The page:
)

Initializing columns of the primary table

The basic behavior of adding data and initalizing AlignedDynamicTable is the same as in DynamicTable. See the DynamicTable How-To Guide for details. E.g., using the columns and colnames parameters (which are inherited from DynamicTable) we can define the columns of the primary table. All columns must have the same length.

from hdmf.common import VectorData

col1 = VectorData(
    name='firstname',
    description='Customer first name',
    data=['Peter', 'Emma']
)
col2 = VectorData(
    name='lastname',
    description='Customer last name',
    data=['Williams', 'Brown']
)

customer_table = AlignedDynamicTable(
    name='customer',
    description='an example aligned table',
    columns=[col1, col2]
)

Initializing categories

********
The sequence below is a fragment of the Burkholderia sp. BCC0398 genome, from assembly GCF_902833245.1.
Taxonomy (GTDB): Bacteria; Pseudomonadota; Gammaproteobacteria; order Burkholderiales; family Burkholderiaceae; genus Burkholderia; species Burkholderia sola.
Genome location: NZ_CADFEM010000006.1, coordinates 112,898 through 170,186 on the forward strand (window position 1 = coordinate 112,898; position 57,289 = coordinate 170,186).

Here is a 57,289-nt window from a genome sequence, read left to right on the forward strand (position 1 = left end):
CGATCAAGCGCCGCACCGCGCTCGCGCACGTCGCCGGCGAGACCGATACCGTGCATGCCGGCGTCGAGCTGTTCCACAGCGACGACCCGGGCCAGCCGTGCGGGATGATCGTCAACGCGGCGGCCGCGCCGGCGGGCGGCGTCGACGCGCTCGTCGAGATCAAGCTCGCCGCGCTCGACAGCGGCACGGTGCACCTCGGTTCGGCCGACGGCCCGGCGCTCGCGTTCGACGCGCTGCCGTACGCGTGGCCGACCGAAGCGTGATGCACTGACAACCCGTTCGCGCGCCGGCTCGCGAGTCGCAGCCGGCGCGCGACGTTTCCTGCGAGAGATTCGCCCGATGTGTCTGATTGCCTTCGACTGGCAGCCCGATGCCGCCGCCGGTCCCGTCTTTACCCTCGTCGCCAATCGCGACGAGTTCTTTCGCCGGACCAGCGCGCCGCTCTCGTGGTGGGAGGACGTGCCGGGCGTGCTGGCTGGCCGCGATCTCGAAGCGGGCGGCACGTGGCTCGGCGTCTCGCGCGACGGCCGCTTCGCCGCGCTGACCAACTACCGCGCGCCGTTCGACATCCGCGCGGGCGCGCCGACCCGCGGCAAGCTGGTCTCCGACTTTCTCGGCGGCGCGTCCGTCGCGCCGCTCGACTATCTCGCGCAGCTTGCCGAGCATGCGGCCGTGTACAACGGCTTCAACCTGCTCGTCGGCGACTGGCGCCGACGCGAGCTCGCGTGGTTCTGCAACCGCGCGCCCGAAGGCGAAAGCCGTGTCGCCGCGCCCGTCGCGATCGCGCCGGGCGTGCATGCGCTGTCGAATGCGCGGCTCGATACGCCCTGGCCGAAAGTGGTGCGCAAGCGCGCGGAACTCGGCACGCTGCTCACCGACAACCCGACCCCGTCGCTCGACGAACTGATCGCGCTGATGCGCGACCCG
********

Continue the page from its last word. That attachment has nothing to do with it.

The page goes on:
By specifying the category_tables as a list of DynamicTable objects we can then directly specify the sub-category tables. Optionally, we can also set the categories names of the sub-tables as an array of strings to define the ordering of categories.

from hdmf.common import DynamicTable

# create the home_address category table
subcol1 = VectorData(
    name='city',
    description='city',
    data=['Rivercity', 'Mountaincity']
)
subcol2 = VectorData(
    name='street',
    description='street data',
    data=['Amazonstreet', 'Alpinestreet']
)
homeaddress_table = DynamicTable(
    name='home_address',
    description='home address of the customer',
    columns=[subcol1, subcol2]
)

# create the table
customer_table = AlignedDynamicTable(
    name='customer',
    description='an example aligned table',
    columns=[col1, col2],
    category_tables=[homeaddress_table, ]
)

# render the table in the online docs
customer_table.to_dataframe()
customer home_address